No methodology meets all possible objections where establishing a negative is concerned, but probably the best demonstration of the shortage of competent church architects  involves counting the churches built within the historic boundaries of the West Riding between 1818 (the year of the million pound grant) and 1844 (the year before Mallinson and Healey entered into partnership) and considering them individually to see who built them [37], and this exercise reveals that about one hundred and twenty-eight churches (depending upon which 'restorations' or 'rebuilds' are thought to justify inclusion) were designed within this period by forty-two different architects or architectural firms of whom twenty-eight were responsible for one church only [38], five were dead by 1845 [39], five more were based outside the West Riding [40], and the remaining four were Robert Dennis Chantrell of Leeds, who had designed twenty churches to date but would shortly be relocating to London [41], Joseph & Robert Potter of Sheffield, who designed three, J.P. Pritchett of York & Halifax, who designed nine, and Walker Rawstorne of Bradford, who designed six. This, to put it no higher, does not suggest a business environment crowded with established ecclesiastical architects where any new entrant into the profession would struggle to raise his head.

 

 

Moreover a similar conclusion is reached when an examination of the contemporary trade directories is made.  William White’s Directory... of the Yorkshire Clothing Districts for 1842 records a grand total of twenty-six men describing themselves as 'architects' in the five towns of Bradford, Halifax, Huddersfield, Leeds and Wakefield together, nine of whom are among the forty-two men referenced above, while of the remaining seventeen, none seem to have designed any churches at all.

 

 

All this runs counter to the generally accepted notion that significant architectural contracts in the Victorian period were awarded through hotly subscribed competitions.  This may have been the case in London and was, admittedly, also true of some of the more important municipal buildings erected contemporaneously in the provinces.  Thus there were an unspecified number of entries in Halifax to the competition to design the public baths in 1857 [42], and in Bradford to the competitions to select an architect for the Bradford 'Peel' Monument in 1853 [43] and for the new Horton College in 1858 [44].  There were thirty-two entries for the competition to design Bradford Town Hall in 1869, although significantly here, 'nearly half [were] from London, some from even further afield and very few from West Yorkshire' [45].  Moreover the competition may have been largely spurious anyway since the award went to the Bradford firm of Lockwood and Mawson (formed in 1849) as some of their more perspicacious co-entrants may have suspected it would all along.  A letter published in The Bradford Observer on April 24th, 1862, addressed this concern directly:

 

'I may point to one or two disadvantages to which competitions are undoubtedly open...  1st. It is evident the cream of the profession won’t compete, because such men, having already large businesses flowing in spontaneously, can’t waste their time on uncertainties, and even if the competition is limited, the objection applies equally; 2nd. The only supposition upon which competition can be desirable is, that they are really open, or, if limited, that not a particle of bias be allowed to operate.  Will each member of the committee pledge himself that he will not look at a single sketch, plan, or motto, before the competition day?  nor acquaint himself with the authorship of a single plan before the final decision has taken place?  Because unless this, and the whole of this, is absolutely adhered to, competitions are illusions.' [46]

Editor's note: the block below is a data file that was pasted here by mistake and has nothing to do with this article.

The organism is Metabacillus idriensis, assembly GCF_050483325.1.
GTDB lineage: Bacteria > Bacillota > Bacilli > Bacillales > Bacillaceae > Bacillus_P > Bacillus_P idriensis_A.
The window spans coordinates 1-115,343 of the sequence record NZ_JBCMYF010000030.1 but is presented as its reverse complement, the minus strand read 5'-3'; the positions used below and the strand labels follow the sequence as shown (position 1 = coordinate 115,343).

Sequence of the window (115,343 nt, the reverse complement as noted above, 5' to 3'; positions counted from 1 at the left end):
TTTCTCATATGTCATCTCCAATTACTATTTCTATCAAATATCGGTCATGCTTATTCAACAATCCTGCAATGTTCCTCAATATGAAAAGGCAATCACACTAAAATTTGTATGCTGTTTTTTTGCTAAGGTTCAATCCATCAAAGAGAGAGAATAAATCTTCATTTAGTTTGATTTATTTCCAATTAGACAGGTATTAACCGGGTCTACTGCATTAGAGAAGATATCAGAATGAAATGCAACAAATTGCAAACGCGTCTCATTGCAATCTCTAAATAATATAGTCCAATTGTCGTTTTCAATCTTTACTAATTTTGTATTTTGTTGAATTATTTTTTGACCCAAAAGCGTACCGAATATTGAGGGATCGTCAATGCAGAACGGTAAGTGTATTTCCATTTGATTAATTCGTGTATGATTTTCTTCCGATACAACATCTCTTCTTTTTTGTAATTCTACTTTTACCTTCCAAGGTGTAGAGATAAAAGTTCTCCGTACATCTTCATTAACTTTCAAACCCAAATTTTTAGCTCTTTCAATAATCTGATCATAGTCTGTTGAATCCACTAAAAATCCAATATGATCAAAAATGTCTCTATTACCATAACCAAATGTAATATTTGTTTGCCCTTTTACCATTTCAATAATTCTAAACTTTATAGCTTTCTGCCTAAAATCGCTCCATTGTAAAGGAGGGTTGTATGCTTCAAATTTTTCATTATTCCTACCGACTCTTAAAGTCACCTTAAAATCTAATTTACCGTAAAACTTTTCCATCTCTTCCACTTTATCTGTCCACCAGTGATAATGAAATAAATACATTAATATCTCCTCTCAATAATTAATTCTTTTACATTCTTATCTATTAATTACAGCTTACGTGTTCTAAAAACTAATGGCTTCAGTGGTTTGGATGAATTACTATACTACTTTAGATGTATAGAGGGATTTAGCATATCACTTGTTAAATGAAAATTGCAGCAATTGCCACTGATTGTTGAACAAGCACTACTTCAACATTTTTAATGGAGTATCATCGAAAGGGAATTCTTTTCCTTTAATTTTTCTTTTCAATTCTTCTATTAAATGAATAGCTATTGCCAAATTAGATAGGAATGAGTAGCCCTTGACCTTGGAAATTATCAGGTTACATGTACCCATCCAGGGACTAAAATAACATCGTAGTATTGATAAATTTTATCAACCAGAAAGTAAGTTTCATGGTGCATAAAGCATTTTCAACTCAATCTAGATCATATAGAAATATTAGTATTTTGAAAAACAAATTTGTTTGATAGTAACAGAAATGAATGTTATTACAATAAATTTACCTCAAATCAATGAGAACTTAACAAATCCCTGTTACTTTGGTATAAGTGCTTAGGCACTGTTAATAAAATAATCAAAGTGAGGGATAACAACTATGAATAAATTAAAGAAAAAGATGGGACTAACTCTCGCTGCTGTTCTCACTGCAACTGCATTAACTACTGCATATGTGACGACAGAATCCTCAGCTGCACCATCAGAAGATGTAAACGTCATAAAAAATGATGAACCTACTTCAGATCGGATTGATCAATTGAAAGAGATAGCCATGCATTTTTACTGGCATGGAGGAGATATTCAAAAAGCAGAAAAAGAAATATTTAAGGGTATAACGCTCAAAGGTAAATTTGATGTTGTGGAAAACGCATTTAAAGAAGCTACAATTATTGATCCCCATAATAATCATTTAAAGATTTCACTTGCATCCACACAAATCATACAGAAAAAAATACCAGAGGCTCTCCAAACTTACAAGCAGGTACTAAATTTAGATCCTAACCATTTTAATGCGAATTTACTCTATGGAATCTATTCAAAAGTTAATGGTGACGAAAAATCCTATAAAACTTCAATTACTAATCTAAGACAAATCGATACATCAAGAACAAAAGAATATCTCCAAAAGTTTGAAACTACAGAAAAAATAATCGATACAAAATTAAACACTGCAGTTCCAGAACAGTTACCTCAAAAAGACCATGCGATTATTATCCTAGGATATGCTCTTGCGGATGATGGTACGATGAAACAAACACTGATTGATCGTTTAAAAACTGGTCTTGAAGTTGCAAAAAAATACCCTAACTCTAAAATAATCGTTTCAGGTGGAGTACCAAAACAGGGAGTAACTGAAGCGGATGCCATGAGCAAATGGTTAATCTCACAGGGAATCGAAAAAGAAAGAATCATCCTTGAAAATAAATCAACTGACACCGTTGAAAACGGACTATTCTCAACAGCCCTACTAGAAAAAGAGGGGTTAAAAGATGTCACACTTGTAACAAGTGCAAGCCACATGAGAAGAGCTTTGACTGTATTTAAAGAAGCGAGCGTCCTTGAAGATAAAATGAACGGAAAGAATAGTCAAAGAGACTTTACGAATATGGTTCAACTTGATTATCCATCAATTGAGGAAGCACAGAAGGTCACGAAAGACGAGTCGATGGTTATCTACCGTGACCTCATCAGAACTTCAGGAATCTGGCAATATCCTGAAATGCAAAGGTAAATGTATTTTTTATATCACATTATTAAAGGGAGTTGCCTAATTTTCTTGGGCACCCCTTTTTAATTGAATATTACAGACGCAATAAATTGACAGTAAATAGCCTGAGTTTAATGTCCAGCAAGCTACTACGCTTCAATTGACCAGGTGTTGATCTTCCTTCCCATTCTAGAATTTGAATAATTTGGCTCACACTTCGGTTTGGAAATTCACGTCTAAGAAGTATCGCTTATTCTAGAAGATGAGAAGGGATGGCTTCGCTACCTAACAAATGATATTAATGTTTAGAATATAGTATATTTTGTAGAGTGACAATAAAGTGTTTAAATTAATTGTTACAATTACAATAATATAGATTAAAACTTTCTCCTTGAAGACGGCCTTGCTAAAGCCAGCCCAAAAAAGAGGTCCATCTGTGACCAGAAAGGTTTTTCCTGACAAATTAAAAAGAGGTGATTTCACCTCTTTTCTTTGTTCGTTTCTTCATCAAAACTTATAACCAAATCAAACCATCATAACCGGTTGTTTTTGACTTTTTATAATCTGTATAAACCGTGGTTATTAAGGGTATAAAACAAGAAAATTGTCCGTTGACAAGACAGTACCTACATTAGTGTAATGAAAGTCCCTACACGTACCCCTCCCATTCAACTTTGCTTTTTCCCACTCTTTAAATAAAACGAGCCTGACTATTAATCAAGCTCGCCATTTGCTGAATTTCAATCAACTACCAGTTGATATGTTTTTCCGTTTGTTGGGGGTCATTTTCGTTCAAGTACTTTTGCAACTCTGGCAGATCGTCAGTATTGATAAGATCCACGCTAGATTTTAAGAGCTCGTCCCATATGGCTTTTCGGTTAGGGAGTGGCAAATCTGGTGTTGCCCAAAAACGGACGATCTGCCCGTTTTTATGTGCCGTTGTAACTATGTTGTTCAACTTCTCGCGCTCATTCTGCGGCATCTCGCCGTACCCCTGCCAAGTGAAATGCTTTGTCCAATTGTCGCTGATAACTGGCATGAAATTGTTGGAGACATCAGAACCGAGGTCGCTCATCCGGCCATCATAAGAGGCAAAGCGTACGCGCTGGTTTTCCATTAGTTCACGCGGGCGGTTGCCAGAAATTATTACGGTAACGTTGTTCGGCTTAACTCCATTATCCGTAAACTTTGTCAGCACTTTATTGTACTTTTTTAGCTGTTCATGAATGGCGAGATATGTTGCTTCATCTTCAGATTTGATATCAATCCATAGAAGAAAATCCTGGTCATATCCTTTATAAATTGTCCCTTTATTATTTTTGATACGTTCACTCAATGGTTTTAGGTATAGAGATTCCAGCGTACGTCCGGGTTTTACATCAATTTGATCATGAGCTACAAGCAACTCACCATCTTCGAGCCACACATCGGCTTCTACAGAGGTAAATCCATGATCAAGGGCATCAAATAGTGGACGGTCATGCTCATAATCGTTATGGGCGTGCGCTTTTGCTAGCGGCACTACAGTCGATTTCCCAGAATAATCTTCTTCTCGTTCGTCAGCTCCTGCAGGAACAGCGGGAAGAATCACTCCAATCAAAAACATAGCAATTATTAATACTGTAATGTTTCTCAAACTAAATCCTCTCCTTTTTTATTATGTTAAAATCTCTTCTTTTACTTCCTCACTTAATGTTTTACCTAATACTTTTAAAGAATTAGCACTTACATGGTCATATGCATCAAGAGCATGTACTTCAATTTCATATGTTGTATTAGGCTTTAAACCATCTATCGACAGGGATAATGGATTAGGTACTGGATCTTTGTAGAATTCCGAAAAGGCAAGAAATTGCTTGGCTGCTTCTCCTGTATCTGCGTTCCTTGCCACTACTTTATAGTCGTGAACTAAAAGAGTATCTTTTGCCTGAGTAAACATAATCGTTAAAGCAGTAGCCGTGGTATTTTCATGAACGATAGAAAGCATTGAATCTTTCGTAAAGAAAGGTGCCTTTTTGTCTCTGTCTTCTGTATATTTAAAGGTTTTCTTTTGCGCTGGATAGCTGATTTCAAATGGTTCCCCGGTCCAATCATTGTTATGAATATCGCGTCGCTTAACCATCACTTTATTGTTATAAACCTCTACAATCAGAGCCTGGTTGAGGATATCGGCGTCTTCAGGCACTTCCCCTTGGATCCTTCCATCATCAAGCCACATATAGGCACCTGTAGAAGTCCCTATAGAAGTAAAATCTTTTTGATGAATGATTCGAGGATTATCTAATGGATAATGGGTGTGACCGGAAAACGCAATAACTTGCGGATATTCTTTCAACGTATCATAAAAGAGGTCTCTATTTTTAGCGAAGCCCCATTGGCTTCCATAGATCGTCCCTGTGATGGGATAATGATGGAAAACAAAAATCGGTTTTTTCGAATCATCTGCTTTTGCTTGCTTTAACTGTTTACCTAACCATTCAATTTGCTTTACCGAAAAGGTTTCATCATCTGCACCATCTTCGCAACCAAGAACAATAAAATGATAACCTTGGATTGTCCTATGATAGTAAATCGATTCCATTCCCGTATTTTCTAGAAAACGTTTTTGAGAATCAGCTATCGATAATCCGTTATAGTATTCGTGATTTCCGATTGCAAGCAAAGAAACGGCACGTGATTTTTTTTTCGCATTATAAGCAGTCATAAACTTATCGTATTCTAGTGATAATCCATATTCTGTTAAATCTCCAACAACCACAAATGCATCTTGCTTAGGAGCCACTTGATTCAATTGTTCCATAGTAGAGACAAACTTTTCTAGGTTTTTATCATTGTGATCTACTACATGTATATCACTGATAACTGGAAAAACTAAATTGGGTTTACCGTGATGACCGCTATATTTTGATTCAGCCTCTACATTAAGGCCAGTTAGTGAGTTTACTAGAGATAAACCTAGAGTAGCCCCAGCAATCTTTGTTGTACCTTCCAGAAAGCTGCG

However, when it comes to finding any evidence for ecclesiastical architectural competitions in West Yorkshire, this proves to be very slight.  A competition for a new Independent chapel at Lister Hills, Bradford, attracted 'several designs' in 1851 [47], but the only proven competitions held for the Church of Engand in which Mallinson and Healey were involved appear to have been at Llandeilo (Carms.) in 1845, Heptonstall in 1849 [48], Bacup (Lancs.) in 1859 [49], and Bramley in 1860/61 [50].  Certainly the industrialist, Edward Akroyd, did not hold one when he decided to build All Souls’, Haley Hill, in 1856;  nor did the Conservative politician, Sir Francis Sharp Powell, when he was contemplating building All Saints’, Horton, in 1860, and these buildings were, architecturally, the most important Victorian churches erected in Halifax and Bradford by a comfortable margin.  That is not to say that such competitions may not have been more usual in other parts of the country, and at Llandeilo, for instance, no less than '[f]ifty-two architects entered the hopelessly organised competition of 1846 for a large Gothic church at under £3.000', Mallinson and Healey among them - understandably, since this was advertised at the very outset of their partnership, when they would obviously have been intent on establishing themselves.  Even then, however, no great amount of time was wasted on this speculative venture for Healey simply sent off a lithograph of the church he had just designed for Mytholmroyd, viewed from a different angle, and, naturally enough, with all references to its original destination removed [51].